Under MACRS, averaging conventions establish when the recovery period begins and ends. The convention you use determines the number of months for which you can claim depreciation in the year you place property in service and in the year you dispose of the property. Use one of the following conventions.
- The half-year convention.
- The mid-month convention.
- The mid-quarter convention.
For a detailed explanation of each convention, see Which Convention Applies in chapter 4 of Publication 946. Also, see the Instructions for Form 4562.taxmap/pubs/p225-032.htm#en_us_publink100079275
MACRS provides three depreciation methods under GDS and one depreciation method under ADS.
- The 200% declining balance method over a GDS recovery period.
- The 150% declining balance method over a GDS recovery period.
- The straight line method over a GDS recovery period.
- The straight line method over an ADS recovery period.
The following table lists the types of property you can depreciate under each method. The declining balance method is abbreviated as DB and the straight line method is abbreviated as SL.
|System/Method|| ||Type of Property|
|GDS using |
|•||All property used in a farming business (except real property)|
| ||•||All 15- and 20-year property|
| ||•||Nonfarm 3-, 5-, 7-, and 10-year property1|
|GDS using SL||•||Nonresidential real property|
| ||•||Residential rental property|
| ||•||Trees or vines bearing fruit or nuts|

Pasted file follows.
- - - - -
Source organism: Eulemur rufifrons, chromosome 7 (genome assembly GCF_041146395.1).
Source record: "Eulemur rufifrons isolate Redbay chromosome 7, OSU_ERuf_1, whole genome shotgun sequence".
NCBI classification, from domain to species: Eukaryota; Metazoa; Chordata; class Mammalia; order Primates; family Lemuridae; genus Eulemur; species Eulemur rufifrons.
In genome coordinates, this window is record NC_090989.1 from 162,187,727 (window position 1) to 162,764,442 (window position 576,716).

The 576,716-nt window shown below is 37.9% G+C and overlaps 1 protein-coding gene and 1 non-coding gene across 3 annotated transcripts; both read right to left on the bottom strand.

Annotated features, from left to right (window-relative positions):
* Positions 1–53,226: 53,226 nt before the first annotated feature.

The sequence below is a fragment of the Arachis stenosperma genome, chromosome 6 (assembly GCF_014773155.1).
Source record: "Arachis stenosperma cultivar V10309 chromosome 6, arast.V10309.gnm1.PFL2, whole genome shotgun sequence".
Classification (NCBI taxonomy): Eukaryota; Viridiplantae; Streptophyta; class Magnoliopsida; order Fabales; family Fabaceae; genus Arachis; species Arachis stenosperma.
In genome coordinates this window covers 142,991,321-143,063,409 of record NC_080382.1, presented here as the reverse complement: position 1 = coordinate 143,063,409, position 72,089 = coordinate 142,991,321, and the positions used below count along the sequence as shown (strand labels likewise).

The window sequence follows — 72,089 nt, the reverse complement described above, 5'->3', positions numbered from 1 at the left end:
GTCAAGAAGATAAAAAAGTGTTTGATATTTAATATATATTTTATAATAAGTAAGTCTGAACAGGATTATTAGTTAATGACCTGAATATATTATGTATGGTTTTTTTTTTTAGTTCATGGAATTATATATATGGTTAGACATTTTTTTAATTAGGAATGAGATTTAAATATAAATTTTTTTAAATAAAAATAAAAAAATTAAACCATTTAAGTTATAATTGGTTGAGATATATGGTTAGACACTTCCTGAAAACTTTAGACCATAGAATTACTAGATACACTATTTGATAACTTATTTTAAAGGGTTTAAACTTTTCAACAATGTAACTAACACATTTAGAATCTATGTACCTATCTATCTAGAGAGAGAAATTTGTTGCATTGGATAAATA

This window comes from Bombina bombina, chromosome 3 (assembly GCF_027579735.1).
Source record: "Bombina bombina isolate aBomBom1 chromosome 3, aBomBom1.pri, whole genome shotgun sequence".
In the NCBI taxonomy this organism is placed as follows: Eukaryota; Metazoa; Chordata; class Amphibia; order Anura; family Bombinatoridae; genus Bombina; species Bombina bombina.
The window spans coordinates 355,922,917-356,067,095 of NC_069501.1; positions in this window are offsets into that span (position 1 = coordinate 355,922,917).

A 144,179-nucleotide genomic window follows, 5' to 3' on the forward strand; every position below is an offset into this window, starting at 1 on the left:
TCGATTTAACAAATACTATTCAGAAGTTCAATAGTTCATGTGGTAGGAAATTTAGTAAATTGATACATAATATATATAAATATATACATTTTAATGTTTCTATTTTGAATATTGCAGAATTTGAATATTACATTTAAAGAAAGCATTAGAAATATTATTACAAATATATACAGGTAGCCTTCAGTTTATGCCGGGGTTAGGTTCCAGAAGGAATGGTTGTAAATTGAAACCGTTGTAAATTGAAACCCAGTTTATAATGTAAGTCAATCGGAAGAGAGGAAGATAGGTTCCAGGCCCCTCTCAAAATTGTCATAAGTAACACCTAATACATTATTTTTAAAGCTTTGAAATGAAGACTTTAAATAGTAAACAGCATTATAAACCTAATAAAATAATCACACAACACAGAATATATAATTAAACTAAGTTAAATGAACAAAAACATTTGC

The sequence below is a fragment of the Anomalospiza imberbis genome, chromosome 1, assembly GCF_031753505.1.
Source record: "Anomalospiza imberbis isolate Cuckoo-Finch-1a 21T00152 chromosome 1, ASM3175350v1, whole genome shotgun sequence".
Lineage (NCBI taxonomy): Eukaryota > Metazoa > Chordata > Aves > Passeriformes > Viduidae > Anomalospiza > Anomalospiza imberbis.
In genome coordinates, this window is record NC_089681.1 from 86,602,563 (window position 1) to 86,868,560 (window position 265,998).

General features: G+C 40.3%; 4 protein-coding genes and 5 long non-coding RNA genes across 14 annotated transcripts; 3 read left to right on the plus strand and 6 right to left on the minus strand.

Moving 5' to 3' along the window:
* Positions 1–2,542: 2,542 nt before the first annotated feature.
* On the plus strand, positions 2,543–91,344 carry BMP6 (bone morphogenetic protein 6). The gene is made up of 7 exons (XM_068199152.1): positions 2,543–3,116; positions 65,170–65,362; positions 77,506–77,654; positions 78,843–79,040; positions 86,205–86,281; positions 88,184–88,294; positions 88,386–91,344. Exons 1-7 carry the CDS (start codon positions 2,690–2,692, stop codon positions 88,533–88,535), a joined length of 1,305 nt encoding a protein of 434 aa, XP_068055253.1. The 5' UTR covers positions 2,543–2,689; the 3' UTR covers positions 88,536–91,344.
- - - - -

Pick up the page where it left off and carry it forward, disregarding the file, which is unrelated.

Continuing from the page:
| ||•||All 3-, 5-, 7-, 10-, 15-, and 20-year property1|
|ADS using SL||•||Property used predomi-|
nantly outside the U.S.
| ||•||Farm property used when an election not to apply the uniform capitalization rules is in effect|
| ||•||Tax-exempt property|
| ||•||Tax-exempt bond-financed property|
| ||•||Imported property2|
| ||•||Any property for which you elect to use this method1|
|GDS using |
|•||Nonfarm 3-, 5-, 7-, and|
|1Elective method |
|2See section 168(g)(6) of the Internal Revenue |
For personal property placed in service after 1988 in a farming business, you must use the 150% declining balance method over a GDS recovery period or you can elect one of the following methods.
- The straight line method over a GDS recovery period.
- The straight line method over an ADS recovery period.
For property placed in service before 1999, you could have elected to use the 150% declining balance method using the ADS recovery periods for certain property classes. If you made this election, continue to use the same method and recovery period for that property.
You can depreciate real property using the straight line method under either GDS or ADS.taxmap/pubs/p225-032.htm#en_us_publink100079280
If you use a declining balance method, you switch to the straight line method in the year it provides an equal or greater deduction. If you use the MACRS percentage tables, discussed later under How Is the Depreciation Deduction Figured, you do not need to determine in which year your deduction is greater using the straight line method. The tables have the switch to the straight line method built into their rates.taxmap/pubs/p225-032.htm#en_us_publink100079281
Depreciate trees and vines bearing fruit or nuts under GDS using the straight line method over a 10-year recovery period.taxmap/pubs/p225-032.htm#en_us_publink100079282
If you elect not to apply the uniform capitalization rules to any plant shown in Table 6-1 of chapter 6 and produced in your farming business, you must use ADS for all property you place in service in any year the election is in effect. See chapter 6 for a discussion of the application of the uniform capitalization rules to farm property.taxmap/pubs/p225-032.htm#en_us_publink100079283